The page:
The reason for 4x7 dimension was to only need 3 sheets of 3/8th decorative plywood. By keeping 7 ft had enough extra for nest box. 3/8 inch plywood keeps weight down. 2x3's for posts and floor also keeps it lighter and if you note I use 2x2's for corners and top. They are just needed to screw the plywood together. Covered entire top with hardwire cloth so I could use only tin for roof. The high hats of metal roofing act as vents and no weasel can get in. Keep it simple.

    My birds do well in such a small coop as they have incredible run size. Are outside everyday. In winter I provide a lean to which is taller than the coop. Slopes from ground to just over coop. Prevailing wind side is covered with a tarp all the way to end of coop. This makes for ample shelter, no snow or freezing rain nor is there Northerly winds. From this structure I shovel paths to their favorite hang out spots and put down a thin bed of hay. They love hanging out under a bush so have a 30 ft path shoveled and scrap out under the bush to toss down hay. I make the small coop work and the chickens love the set up. The reason I do it this way is so spring, summer and fall the coop can be pulled about the yard by lawn tractor and moving a 164' electric fence every two to three weeks to new forage areas.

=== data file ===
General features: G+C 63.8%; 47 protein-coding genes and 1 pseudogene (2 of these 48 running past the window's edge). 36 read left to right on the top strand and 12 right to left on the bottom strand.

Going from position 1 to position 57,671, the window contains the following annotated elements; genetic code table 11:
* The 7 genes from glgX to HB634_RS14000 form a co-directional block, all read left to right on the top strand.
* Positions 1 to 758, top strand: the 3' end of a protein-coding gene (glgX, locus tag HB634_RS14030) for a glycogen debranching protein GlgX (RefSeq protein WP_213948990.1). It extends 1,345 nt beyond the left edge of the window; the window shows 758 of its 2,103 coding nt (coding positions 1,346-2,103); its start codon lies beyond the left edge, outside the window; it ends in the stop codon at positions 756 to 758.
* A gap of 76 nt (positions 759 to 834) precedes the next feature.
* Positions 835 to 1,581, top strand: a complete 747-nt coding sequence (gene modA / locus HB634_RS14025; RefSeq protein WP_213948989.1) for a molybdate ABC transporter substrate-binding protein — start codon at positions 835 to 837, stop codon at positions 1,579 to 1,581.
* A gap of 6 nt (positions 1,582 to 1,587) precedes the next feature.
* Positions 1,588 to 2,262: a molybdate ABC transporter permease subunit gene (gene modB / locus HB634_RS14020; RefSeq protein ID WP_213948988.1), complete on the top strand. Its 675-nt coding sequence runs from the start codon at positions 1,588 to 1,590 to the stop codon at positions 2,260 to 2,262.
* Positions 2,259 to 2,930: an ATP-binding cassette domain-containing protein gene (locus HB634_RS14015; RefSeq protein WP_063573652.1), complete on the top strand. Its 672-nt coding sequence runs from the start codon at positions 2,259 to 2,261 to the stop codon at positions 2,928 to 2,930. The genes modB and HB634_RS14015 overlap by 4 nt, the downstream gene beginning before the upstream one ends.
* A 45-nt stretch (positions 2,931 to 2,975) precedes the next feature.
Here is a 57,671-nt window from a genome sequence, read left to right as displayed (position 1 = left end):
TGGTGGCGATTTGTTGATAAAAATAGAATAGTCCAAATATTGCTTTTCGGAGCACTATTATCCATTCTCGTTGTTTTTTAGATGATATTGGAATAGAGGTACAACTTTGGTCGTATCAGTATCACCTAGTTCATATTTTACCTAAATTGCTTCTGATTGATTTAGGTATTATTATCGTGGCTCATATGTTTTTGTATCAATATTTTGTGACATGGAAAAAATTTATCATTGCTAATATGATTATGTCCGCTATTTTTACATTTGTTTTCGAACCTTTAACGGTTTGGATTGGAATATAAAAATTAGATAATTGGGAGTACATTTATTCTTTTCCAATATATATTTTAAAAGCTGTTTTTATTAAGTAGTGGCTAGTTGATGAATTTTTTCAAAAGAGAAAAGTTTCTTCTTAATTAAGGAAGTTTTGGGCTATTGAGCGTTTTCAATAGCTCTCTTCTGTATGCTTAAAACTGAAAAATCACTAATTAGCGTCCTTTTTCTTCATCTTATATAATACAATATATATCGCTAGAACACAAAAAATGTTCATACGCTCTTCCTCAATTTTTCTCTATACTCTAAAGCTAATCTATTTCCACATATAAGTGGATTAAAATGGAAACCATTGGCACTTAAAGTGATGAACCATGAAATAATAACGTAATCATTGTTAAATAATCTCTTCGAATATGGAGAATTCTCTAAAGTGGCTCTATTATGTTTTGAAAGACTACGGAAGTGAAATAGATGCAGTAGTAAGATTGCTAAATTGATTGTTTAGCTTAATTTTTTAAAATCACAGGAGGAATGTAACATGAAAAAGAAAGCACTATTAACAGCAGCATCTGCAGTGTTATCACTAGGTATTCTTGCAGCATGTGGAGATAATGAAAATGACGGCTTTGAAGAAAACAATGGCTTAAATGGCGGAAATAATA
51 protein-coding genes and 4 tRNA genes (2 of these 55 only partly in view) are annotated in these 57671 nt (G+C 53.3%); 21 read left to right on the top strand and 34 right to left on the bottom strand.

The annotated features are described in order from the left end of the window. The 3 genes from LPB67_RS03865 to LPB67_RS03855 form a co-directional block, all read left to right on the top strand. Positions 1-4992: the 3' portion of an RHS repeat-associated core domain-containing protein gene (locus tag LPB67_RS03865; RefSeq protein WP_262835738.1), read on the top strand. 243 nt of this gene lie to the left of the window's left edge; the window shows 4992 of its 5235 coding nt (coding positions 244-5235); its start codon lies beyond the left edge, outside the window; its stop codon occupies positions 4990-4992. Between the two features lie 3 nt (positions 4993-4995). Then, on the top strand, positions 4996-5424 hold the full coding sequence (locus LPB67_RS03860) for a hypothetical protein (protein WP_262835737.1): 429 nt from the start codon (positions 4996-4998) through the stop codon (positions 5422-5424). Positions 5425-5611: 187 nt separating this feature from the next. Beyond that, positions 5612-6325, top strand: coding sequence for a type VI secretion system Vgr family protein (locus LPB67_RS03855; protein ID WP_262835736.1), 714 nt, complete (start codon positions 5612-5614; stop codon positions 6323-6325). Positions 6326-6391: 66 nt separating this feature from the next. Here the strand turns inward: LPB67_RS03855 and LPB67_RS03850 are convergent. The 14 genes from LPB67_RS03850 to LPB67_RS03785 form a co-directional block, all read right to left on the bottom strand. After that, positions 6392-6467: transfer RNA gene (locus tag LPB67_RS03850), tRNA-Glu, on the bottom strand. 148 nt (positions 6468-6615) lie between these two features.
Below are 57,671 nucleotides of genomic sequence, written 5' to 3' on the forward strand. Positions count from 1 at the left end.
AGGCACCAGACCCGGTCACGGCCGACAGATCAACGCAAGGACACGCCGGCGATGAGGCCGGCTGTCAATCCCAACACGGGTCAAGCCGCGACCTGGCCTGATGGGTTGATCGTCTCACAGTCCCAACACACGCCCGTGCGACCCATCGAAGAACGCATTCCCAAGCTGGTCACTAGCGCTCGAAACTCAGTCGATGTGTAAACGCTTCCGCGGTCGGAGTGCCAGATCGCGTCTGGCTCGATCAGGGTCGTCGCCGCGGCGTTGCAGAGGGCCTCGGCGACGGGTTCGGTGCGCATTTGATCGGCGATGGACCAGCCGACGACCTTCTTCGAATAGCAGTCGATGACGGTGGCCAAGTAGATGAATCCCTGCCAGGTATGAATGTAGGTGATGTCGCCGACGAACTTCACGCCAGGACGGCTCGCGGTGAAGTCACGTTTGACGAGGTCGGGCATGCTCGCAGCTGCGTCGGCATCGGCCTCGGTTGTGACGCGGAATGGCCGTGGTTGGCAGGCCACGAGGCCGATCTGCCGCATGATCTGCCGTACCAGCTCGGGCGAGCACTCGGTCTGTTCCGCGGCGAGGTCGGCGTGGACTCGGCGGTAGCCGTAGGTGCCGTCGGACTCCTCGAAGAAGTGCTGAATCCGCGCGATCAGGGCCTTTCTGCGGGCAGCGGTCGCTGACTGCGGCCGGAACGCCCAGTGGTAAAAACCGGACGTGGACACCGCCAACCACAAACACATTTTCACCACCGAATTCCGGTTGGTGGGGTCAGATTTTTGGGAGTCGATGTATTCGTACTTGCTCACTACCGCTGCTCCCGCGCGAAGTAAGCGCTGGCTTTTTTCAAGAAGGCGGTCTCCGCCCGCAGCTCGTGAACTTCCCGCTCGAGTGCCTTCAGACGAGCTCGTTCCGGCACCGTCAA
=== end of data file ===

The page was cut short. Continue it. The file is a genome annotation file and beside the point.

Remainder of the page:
This is a three nest box. Nailers shown in above photo and box below. Then two scrap pieces of plywood tacked to middle nailers to complete the box. Three foot long box is screwed to outside nailers. Lid attached via a few hinges.